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University of Hull awarded €2m to study impact of climate change on cold-blooded animals

25 March 2022

University of Hull awarded €2m to study impact of climate change on cold-blooded animals

The impact of climate change on cold-blooded animals such as frogs and fish is being explored at the University of Hull thanks to €2m of new funding.

The project, led by Dr Katharina Wollenberg Valero, will investigate how heat stress caused by climate change is impacting on the aquatic larvae of cold-blooded species.

The research is supported by almost €2m of European Research Council funding, as part of its prestigious ERC Consolidator grant scheme.

Dr. Valero, a Senior Lecturer based in the Department of Biological & Marine Sciences, studies the molecular effects of climate change. 

She said: “If you think of animals that aren’t mammals, their development starts as single cells that are entirely exposed to the elements.

“Given that there are a lot of such animals, for example fish, frogs, and invertebrates, I wanted to know what happens during this critical stage of their development if they are exposed to abrupt changes in their environment such as heat waves."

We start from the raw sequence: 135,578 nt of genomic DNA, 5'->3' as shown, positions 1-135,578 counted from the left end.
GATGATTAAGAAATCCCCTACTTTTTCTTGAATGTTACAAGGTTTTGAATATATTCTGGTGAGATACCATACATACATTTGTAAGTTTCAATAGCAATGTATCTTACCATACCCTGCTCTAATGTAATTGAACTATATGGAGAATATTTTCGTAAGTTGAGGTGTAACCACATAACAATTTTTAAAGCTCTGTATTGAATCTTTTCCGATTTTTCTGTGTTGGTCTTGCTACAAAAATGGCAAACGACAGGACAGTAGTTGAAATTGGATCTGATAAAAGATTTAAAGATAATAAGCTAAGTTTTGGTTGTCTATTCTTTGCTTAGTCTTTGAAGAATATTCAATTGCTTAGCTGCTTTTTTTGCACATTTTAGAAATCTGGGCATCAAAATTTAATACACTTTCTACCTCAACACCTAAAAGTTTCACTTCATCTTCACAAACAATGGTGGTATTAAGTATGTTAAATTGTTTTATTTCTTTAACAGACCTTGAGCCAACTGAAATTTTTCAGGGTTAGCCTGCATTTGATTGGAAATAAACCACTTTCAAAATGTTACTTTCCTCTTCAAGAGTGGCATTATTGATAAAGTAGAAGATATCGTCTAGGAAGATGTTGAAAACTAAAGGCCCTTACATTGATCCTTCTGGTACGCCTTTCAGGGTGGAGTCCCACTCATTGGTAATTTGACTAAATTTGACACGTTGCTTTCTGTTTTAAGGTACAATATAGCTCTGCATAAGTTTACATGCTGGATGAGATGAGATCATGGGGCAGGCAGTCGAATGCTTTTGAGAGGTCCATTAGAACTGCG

Key questions which the study hopes to answer include:

  • How does heat stress, caused by climate change, influence important processes in cells such as mutation rates?
  • Do different species of cold-blooded animals respond to climate stress in the same way, or do they use different genes for this?
  • Can larvae communicate a stressed state to each other via chemicals through the water, and can this amplify negative outcomes?

The funding is part of the EU’s current research and innovation programme, Horizon Europe, and the awards are judged by a panel of internationally renowned scientists with a success rate of around just 12%.

The award will allow Dr. Valero to expand her team of researchers at the University of Hull, and puts the institution at the forefront of biological research into the as yet unknown molecular consequences of climate change.

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